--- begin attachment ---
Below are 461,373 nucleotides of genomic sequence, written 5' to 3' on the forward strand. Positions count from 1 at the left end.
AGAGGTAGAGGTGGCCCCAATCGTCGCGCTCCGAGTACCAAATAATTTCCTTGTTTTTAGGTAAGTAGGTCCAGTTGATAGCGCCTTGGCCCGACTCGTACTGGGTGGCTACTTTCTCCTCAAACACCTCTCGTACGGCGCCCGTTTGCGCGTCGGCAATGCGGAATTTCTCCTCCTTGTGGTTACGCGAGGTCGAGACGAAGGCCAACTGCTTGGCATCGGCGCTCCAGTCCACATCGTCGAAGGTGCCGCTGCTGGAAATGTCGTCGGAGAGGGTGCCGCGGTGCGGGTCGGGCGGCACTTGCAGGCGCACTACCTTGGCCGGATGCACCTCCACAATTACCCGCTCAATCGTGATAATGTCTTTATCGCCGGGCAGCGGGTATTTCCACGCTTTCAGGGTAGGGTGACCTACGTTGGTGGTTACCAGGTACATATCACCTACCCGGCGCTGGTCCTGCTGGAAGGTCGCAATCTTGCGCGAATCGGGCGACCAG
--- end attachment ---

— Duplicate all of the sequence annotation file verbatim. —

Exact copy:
Below are 461,373 nucleotides of genomic sequence, written 5' to 3' on the forward strand. Positions count from 1 at the left end.
AGAGGTAGAGGTGGCCCCAATCGTCGCGCTCCGAGTACCAAATAATTTCCTTGTTTTTAGGTAAGTAGGTCCAGTTGATAGCGCCTTGGCCCGACTCGTACTGGGTGGCTACTTTCTCCTCAAACACCTCTCGTACGGCGCCCGTTTGCGCGTCGGCAATGCGGAATTTCTCCTCCTTGTGGTTACGCGAGGTCGAGACGAAGGCCAACTGCTTGGCATCGGCGCTCCAGTCCACATCGTCGAAGGTGCCGCTGCTGGAAATGTCGTCGGAGAGGGTGCCGCGGTGCGGGTCGGGCGGCACTTGCAGGCGCACTACCTTGGCCGGATGCACCTCCACAATTACCCGCTCAATCGTGATAATGTCTTTATCGCCGGGCAGCGGGTATTTCCACGCTTTCAGGGTAGGGTGACCTACGTTGGTGGTTACCAGGTACATATCACCTACCCGGCGCTGGTCCTGCTGGAAGGTCGCAATCTTGCGCGAATCGGGCGACCAG